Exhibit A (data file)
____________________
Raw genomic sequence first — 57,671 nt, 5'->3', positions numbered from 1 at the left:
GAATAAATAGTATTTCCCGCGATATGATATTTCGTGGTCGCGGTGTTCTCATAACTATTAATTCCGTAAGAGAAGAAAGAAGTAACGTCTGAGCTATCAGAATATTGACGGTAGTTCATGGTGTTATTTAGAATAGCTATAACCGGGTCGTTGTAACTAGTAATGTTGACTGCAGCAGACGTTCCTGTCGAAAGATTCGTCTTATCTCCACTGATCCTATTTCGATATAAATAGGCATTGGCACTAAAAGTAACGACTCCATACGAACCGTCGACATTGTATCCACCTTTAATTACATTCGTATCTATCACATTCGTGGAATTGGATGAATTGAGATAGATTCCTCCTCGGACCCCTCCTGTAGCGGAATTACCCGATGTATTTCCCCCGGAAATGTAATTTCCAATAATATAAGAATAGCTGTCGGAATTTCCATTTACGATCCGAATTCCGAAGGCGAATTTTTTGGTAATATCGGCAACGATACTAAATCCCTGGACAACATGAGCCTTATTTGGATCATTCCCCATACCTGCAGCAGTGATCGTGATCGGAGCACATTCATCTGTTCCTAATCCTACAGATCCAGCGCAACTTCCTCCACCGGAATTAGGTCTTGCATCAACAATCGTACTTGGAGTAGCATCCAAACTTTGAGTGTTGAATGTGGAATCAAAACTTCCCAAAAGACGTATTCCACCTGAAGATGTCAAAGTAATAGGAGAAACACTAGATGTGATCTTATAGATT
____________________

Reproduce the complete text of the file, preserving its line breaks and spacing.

Raw genomic sequence first — 57,671 nt, 5'->3', positions numbered from 1 at the left:
GAATAAATAGTATTTCCCGCGATATGATATTTCGTGGTCGCGGTGTTCTCATAACTATTAATTCCGTAAGAGAAGAAAGAAGTAACGTCTGAGCTATCAGAATATTGACGGTAGTTCATGGTGTTATTTAGAATAGCTATAACCGGGTCGTTGTAACTAGTAATGTTGACTGCAGCAGACGTTCCTGTCGAAAGATTCGTCTTATCTCCACTGATCCTATTTCGATATAAATAGGCATTGGCACTAAAAGTAACGACTCCATACGAACCGTCGACATTGTATCCACCTTTAATTACATTCGTATCTATCACATTCGTGGAATTGGATGAATTGAGATAGATTCCTCCTCGGACCCCTCCTGTAGCGGAATTACCCGATGTATTTCCCCCGGAAATGTAATTTCCAATAATATAAGAATAGCTGTCGGAATTTCCATTTACGATCCGAATTCCGAAGGCGAATTTTTTGGTAATATCGGCAACGATACTAAATCCCTGGACAACATGAGCCTTATTTGGATCATTCCCCATACCTGCAGCAGTGATCGTGATCGGAGCACATTCATCTGTTCCTAATCCTACAGATCCAGCGCAACTTCCTCCACCGGAATTAGGTCTTGCATCAACAATCGTACTTGGAGTAGCATCCAAACTTTGAGTGTTGAATGTGGAATCAAAACTTCCCAAAAGACGTATTCCACCTGAAGATGTCAAAGTAATAGGAGAAACACTAGATGTGATCTTATAGATT